“Standing at the Precipice”

Tuesday, April 2, 2013

That—Standing at the Precipice—being the title of a short video our friends at Axiom have put together in hopes of informing the conversation about how we got here and what some of the actual underlying stats and figures are in the evolution of law to this point.

What it’s not:

  • dry or dull
  • long (barely three minutes)
  • an ad for Axiom (in fact their name isn’t mentioned, not even in credits).

What it is, among other things, is never before released publicly: Yes, you’ll be seeing it  here first.

Take a look.

You don’t have to agree with all of it, and they don’t pretend to have the answers, but it’s a refreshing and engaging reminder of how far we’ve traveled in just a couple of generations.  Were we right then, or are we right now?

(Or neither, which is entirely possible.)

 

Related Articles

Trackbacks For This Post

  1. […] Adam Smith Esq. initially released Liana’s video. Then Above The Law picked up the video. That’s when the video went viral on Twitter. I came across the video in Tara Magee Weintritt‘s twitter stream when she retweeted Nat Slavin: https://twitter.com/NatSlavin/status/324646413751418881 […]

2 Comments


  1. legaltruth, 1 year ago Reply

    Great post Bruce. I have seen many posts discounting disruption innovation coming to the legal industry. When people talk about it though they focus to much on technology replacing lawyers and not on the principles of disruption. Which are lower margins than the incumbents and delivery of a similar service/product through a different process. The technology aspect of disruption only allows the scale needed to maintain the lower margins but it is not pivotal to disruption. I would regard Axiom Law and the LPO’s as disruptive to the US legal industry. Along with others companies that have utilized the managed services approach.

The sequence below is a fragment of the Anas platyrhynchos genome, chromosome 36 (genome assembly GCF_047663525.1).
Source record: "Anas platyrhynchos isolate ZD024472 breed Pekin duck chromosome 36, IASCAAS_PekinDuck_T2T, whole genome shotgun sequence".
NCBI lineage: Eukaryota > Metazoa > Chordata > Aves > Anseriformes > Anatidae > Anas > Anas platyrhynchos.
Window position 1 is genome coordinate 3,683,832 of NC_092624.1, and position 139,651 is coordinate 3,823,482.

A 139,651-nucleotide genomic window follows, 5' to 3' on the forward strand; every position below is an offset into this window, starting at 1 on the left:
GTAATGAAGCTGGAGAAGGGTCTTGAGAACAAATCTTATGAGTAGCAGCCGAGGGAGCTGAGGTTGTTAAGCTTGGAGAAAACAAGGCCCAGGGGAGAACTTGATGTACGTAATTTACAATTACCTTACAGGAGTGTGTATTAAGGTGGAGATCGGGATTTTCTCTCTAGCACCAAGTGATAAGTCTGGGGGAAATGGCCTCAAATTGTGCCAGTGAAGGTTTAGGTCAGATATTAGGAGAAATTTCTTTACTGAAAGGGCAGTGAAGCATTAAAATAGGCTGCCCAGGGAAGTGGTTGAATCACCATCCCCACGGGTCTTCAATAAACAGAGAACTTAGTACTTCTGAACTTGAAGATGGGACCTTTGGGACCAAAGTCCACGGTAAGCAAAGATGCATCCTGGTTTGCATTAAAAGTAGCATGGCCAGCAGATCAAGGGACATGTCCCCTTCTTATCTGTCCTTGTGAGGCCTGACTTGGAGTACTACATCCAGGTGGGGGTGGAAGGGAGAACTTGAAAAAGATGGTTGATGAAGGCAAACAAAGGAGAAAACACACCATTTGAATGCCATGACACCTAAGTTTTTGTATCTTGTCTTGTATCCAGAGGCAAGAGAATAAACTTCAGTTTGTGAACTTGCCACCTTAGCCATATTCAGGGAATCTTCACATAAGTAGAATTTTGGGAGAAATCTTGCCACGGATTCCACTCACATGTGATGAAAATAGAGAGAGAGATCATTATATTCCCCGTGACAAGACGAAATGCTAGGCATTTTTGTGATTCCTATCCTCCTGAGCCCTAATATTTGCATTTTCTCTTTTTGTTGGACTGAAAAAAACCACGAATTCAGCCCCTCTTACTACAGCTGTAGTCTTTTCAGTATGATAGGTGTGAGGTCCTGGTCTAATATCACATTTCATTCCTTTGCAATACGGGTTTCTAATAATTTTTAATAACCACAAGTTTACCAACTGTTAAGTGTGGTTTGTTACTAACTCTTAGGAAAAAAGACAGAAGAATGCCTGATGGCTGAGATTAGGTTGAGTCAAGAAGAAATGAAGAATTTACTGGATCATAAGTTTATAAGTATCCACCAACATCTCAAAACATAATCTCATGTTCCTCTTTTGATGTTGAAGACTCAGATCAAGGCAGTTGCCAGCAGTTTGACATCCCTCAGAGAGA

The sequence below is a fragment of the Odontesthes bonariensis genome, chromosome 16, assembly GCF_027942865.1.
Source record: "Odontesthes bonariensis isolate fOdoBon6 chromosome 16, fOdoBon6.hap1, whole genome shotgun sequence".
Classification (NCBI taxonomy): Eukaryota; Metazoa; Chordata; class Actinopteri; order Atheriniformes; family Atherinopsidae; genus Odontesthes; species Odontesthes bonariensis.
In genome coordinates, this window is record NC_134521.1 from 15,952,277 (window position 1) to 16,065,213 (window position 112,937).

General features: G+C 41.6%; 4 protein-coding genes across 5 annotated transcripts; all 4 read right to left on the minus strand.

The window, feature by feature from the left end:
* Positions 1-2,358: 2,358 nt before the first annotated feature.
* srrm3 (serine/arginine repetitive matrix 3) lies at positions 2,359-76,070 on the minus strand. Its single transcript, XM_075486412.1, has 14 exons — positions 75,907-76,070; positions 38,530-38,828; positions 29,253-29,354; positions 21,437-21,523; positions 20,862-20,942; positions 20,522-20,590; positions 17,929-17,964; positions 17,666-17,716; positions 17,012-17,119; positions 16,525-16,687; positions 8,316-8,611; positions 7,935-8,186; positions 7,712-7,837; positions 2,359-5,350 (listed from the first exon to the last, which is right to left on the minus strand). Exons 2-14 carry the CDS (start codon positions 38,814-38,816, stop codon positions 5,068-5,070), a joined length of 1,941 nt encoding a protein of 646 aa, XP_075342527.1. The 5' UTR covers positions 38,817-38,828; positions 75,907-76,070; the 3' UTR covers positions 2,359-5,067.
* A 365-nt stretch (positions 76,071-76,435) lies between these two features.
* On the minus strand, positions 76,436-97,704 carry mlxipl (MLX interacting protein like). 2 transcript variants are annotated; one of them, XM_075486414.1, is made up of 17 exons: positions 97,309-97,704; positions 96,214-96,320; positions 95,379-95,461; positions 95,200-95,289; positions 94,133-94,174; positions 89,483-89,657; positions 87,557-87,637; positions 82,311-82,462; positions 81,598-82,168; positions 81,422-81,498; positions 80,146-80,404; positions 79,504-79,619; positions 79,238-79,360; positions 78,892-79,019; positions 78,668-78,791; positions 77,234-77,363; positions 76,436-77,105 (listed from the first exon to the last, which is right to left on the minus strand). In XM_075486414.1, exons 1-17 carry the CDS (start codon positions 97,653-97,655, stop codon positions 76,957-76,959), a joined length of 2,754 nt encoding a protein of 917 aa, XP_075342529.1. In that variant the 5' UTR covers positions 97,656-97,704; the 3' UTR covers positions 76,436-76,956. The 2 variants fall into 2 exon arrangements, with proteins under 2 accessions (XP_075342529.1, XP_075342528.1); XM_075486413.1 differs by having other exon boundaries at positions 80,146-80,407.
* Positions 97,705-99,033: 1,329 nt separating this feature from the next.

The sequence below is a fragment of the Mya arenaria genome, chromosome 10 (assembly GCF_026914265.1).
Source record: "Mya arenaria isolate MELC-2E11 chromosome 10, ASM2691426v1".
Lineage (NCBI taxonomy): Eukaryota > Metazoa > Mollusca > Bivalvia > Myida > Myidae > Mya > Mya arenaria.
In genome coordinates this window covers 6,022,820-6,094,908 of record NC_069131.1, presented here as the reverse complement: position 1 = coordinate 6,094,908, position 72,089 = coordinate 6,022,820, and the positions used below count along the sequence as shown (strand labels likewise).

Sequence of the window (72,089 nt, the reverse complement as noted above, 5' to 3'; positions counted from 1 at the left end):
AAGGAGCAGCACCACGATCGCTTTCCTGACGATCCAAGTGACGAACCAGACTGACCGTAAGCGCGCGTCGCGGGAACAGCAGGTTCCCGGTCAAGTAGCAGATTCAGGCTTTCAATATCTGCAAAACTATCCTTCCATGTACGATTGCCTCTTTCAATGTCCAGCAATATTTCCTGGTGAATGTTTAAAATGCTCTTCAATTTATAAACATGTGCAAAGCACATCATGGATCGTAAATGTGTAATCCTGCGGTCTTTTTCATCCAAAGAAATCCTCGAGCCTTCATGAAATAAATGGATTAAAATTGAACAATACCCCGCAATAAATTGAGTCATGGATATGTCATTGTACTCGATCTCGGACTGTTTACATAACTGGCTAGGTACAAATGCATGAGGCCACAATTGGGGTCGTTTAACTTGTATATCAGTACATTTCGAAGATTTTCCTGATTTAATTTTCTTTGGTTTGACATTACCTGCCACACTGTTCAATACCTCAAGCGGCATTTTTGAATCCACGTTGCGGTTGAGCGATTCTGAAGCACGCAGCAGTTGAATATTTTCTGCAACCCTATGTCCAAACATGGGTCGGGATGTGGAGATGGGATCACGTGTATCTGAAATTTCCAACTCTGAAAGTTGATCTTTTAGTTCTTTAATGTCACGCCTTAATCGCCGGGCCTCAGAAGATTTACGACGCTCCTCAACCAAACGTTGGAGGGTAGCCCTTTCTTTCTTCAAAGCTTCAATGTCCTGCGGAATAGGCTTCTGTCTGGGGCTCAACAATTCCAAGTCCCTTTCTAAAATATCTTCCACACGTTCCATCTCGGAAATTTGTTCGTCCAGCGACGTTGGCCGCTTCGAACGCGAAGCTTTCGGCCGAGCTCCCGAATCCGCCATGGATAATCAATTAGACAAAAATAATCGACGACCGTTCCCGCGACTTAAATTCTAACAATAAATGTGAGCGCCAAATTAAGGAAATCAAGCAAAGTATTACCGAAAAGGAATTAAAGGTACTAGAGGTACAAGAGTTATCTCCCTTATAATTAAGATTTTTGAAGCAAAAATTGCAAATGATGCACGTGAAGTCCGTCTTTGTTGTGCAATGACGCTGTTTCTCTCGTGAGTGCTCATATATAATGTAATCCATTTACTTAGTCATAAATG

The LPO’s disruptive nature comes because of the currency disparity but also in some cases choosing not to go with the best and brightest. Instead opting for the good enough to get it done, an approach many law firms find deplorable. Hopefully the LPO’s can maintain this approach and adopt more technological solutions that will bring down costs to their clients further, like the accounting industry has been doing.

    Attorneys could actually learn a great deal from the accounting industry. They have their problems too but they seems to be a few decades ahead of the lawyers in the delivery of their services. Which is likely why the Bar Associations and Biglaw do what they can to prevent full partnerships between the Accounting Networks and the Law Firms. I expect though over the next 20 years that Biglaw will need to become much more like the accounting networks and adopt similar approaches in their service practices.

    Maybe in a future post you could discuss Managed Service Providers. They are the indirect method of investing in the US legal industry, which Clearspire and Axiom Law clearly establish. You could also discuss Profit Sharing Agreements with non-lawyer employees, as noted in Model Rule 5.4.3. They also seem like a method for non-lawyers to form a type of partnership with lawfirms in the US.


Leave a Reply